Hanging out in the Huduoh

Duirng training one Tuesday night I was informed upon arriving home that myself and my Mongolian family needed to go to the hudouh (countryside). I told them all that I couldn't, because I had Mongolian dance practice, but they were not budging. So, I skipped dance class to head to the hudouh with the fam.
The entire event, was disastrous from the start. We stopped on the way out of town, to get gas...which for some reason made the car smell like gasoline the entire hour and half ride. Also, the driver hit a curb on the way out of town, so we had a flat tire the whole time. Approximately every 5-10 kilometers, we'd pull over, look at the tires, get back in the car, and carry on. We continued our trek, flat tire and all, without changing it or fixing the issue. The car continued to scrape on the ground, and at one point, I'm fairly certain we lost some piece of car metal behind us.
We spent maybe 45 minutes to an hour at the ger (small tent house) in the hudouh, and then piled in the car to head home. After driving about 5 km, the driver turns around to go back to the ger to FINALLY change the tire. We all pile back into the car about 30 minutes later to head home, again...happy and ready! 
After driving for about a half hour, the driver discovers we're lost in the hudouh. Being lost in the hudouh is NOT like being lost in the states. There are NO lights, no gas stations to pullover and ask for directions, no street names/sign...actually, no real streets for that matter. My host dad and the driver continued to get out of the car look around, get back in, drive ten feet, and repeat for about 20 minutes before calling it a loss. Calling it a loss=sleeping in the car until day break...which is exactly what occurred. 
My family looked at me, and simply said, "Oont (sleep)." A seemingly easy task, was anything but simple. We were in a 5 person car, piled full with 8 people and 2 goats that smelled absolutely awful. The driver had an horribly disgusting cough---and covering one's mouth is most certainly not practiced here. It was COLD and storming outside, but hotter than imaginable in the packed car. I had half my body size of room in which to sleep, and then the driver decided to recline, just to make my spacial region even more comfortable. When I'd finally fall asleep, something inevitably would happen: the 2 year old in the front would need to go outside to go to the bathroom, the driver would have a coughing fit, the goats would freak out and try to start standing (flopping like fish out of water) and baaaahing extremely loudly in my ear, or someone would get hot and have to crack a door. Between sleeping next to the goats, and behind Sicky  McSickerson, I considered myself super-human for not winding up sick. It was extremely hot in the vehicle, but since it was cold outside my host family would consistently try to cover me up with camel wool jackets. It was like sleeping in the monkey cage at the zoo, simultaneously to sleeping in an inferno, simultaneously to sleeping at the bottom of a doggy pile. Needless to say, the night was restless.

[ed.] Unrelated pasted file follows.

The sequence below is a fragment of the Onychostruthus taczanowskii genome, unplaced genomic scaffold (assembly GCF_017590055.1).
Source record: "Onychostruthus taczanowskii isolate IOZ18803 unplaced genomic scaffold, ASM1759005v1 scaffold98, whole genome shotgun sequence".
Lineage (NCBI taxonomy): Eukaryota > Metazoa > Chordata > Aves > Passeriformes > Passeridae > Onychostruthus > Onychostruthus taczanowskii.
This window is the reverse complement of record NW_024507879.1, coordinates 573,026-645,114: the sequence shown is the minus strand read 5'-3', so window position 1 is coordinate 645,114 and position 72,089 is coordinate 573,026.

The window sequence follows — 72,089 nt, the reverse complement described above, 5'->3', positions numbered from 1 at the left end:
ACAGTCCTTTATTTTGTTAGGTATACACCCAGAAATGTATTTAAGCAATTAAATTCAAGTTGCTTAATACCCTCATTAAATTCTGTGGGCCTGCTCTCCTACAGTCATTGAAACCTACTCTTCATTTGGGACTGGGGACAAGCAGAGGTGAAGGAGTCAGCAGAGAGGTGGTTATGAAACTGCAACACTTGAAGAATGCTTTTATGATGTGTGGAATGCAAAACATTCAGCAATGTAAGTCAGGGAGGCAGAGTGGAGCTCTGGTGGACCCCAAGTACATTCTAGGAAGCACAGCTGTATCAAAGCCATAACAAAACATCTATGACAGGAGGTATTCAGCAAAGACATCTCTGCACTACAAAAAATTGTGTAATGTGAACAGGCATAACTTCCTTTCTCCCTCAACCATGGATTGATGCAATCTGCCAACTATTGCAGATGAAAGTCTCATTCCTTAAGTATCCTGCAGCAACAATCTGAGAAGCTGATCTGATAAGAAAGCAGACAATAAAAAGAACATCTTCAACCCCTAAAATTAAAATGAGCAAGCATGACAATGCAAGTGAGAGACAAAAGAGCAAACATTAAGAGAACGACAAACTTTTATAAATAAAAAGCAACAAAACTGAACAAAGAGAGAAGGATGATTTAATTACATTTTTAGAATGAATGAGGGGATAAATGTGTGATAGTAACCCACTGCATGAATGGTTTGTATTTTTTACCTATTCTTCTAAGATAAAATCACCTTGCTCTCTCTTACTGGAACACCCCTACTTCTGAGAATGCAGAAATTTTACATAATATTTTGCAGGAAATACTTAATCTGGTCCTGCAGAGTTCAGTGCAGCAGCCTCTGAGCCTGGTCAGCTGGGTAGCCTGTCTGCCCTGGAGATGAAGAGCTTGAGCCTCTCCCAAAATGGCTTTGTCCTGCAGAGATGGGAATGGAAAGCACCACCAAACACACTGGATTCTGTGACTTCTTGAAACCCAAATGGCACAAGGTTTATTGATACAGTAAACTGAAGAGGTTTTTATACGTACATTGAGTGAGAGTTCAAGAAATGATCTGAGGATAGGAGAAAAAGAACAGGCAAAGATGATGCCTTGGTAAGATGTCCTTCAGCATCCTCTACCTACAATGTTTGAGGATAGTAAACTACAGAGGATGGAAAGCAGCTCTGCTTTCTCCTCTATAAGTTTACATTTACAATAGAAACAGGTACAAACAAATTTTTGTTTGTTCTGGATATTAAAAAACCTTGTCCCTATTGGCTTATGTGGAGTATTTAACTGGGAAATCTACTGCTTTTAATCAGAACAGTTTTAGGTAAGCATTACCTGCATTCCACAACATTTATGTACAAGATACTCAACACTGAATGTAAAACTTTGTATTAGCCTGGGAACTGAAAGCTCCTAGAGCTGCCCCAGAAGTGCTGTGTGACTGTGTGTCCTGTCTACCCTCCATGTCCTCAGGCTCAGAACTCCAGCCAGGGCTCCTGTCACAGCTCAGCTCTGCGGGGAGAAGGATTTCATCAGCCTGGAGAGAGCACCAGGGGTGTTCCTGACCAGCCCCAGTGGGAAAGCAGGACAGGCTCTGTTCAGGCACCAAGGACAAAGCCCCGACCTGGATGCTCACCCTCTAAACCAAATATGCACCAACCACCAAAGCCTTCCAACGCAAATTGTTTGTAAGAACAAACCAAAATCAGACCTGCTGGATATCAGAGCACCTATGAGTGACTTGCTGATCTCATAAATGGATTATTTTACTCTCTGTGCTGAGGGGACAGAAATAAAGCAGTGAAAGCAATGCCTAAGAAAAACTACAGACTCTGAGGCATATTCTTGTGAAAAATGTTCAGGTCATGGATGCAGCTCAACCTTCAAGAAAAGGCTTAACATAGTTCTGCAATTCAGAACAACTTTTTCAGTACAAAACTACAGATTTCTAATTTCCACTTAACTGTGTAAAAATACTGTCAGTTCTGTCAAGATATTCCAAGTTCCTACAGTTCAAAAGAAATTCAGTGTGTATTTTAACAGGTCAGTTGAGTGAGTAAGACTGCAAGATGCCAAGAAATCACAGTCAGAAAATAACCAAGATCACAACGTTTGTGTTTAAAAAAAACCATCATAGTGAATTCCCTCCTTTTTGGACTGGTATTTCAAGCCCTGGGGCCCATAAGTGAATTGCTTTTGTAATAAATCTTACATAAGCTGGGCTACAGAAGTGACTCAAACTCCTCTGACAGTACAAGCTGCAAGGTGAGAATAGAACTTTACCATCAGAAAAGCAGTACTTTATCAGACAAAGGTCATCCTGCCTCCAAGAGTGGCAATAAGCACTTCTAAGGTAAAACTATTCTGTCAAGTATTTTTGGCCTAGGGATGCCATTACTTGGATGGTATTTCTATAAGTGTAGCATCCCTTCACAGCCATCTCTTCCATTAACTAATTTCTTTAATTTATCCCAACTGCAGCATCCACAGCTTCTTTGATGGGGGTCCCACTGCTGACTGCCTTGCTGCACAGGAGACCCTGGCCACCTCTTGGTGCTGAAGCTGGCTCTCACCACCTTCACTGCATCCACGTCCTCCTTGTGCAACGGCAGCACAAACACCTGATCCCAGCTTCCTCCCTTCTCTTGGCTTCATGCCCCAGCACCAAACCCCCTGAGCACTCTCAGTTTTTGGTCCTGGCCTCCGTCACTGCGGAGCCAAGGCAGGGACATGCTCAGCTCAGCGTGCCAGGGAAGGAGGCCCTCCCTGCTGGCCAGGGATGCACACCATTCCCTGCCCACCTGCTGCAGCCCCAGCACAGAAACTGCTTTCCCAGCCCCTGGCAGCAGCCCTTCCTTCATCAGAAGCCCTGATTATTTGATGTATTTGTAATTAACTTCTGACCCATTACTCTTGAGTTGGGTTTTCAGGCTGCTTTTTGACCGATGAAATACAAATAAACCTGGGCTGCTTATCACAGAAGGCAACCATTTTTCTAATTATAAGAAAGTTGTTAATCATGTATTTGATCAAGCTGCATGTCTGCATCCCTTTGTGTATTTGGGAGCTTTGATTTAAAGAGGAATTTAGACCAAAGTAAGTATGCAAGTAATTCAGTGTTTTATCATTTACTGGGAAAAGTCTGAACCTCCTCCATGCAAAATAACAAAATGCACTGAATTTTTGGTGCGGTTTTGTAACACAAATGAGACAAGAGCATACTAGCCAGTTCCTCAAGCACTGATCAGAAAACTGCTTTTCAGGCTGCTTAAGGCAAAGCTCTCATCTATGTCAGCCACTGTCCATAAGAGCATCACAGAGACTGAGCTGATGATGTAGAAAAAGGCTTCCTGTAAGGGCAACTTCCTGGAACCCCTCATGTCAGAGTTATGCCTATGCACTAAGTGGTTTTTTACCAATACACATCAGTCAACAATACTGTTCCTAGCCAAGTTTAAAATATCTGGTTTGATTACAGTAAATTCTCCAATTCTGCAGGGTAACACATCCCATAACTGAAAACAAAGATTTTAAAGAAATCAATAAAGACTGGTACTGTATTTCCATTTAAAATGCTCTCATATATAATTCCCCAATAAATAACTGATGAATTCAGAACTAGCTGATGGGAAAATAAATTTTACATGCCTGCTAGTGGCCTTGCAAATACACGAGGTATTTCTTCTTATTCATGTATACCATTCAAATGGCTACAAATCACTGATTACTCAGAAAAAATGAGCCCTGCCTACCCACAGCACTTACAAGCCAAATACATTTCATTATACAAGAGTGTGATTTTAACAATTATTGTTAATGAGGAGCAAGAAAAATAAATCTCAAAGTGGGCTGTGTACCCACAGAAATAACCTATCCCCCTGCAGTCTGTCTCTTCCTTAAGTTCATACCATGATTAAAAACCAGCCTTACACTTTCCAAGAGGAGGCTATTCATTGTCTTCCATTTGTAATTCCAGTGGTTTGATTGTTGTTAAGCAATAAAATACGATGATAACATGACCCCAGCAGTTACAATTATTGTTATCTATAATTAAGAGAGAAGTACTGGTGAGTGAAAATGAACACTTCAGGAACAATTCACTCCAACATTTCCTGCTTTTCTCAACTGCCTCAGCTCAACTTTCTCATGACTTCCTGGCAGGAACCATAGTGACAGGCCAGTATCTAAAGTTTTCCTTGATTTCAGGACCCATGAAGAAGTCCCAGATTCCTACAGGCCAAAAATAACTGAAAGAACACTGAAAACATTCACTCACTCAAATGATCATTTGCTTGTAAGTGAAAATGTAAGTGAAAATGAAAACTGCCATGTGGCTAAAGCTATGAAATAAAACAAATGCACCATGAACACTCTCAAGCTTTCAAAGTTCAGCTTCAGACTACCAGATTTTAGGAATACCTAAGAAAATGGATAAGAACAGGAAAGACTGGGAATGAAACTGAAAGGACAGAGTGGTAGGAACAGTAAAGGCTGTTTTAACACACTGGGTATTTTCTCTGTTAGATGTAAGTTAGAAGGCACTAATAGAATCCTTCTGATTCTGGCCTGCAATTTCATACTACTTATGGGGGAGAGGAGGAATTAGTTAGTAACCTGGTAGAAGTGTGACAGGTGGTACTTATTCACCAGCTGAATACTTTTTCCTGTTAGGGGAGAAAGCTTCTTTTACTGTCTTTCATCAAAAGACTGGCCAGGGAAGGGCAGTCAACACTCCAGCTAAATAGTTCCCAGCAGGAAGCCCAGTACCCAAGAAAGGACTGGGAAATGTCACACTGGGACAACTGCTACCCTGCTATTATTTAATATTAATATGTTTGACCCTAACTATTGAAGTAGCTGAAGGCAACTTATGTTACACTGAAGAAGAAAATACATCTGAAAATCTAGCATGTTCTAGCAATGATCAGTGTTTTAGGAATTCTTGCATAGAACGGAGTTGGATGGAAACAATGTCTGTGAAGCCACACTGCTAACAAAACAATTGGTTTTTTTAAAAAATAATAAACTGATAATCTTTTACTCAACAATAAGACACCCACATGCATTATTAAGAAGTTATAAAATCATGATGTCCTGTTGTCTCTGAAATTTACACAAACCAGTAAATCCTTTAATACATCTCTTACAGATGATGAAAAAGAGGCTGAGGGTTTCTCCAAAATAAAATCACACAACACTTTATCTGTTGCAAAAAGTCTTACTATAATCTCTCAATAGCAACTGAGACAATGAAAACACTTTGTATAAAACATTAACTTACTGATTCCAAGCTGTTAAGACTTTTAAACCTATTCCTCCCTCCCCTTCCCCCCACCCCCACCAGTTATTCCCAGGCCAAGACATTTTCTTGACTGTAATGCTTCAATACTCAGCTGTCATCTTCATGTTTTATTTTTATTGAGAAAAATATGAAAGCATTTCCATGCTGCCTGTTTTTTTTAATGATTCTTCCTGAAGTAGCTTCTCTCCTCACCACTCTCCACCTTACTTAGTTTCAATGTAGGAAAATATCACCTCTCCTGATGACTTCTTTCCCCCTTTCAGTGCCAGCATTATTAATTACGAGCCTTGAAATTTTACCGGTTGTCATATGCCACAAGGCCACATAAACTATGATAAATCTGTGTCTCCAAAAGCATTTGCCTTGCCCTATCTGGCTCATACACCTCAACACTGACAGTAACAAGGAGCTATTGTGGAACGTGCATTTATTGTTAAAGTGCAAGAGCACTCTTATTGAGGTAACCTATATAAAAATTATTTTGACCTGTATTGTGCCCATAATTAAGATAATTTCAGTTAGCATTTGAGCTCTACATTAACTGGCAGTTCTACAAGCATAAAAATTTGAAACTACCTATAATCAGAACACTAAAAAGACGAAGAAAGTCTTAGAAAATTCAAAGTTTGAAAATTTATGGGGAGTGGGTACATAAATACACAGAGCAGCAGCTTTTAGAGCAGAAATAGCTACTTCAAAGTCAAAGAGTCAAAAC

Every time everyone woke up at the same time, my host family would ask me, "Yadachs no? (Are you tired?)". Ummm, YES I was tired, it's was 5 am and I had yet to sleep!
At 5:30, the sun started to peak through the rain and clouds...enough to light the road anyway, and we were off! We pulled up to a random ger, and spent the next 15 minutes asking how to find/get to our town. 
We finally arrived back at our house at 6:30 in the morning (I had to be up for language class at 8:30). My ger was completely flooded from the monsoon the night before, because the tops of gers have flaps that open and close, and mine had been open for 12 hours of torrential downpours. I ignored it...cold and wet I climbed into my sleeping bag for 2 hours of sleep. While sitting in the car among my host family and the goats, during the shenanigans that equaled one of the most tiring ridiculous nights of my life, I couldn't help but smile. Ordinarily, in the states, I assume I would have been angry or frustrated. But, in Mongolia, I smiled at the thought of my life. The fact that there I was in the middle of nowhere Mongolia, sleeping with 8 people and 2 goats. Thank you Peace Corps for allowing us to live lives that are the polar opposite of dull. 



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“Sunset at the Railroad” by PCV Nicholas Baylor Hall. Namibia, 2011.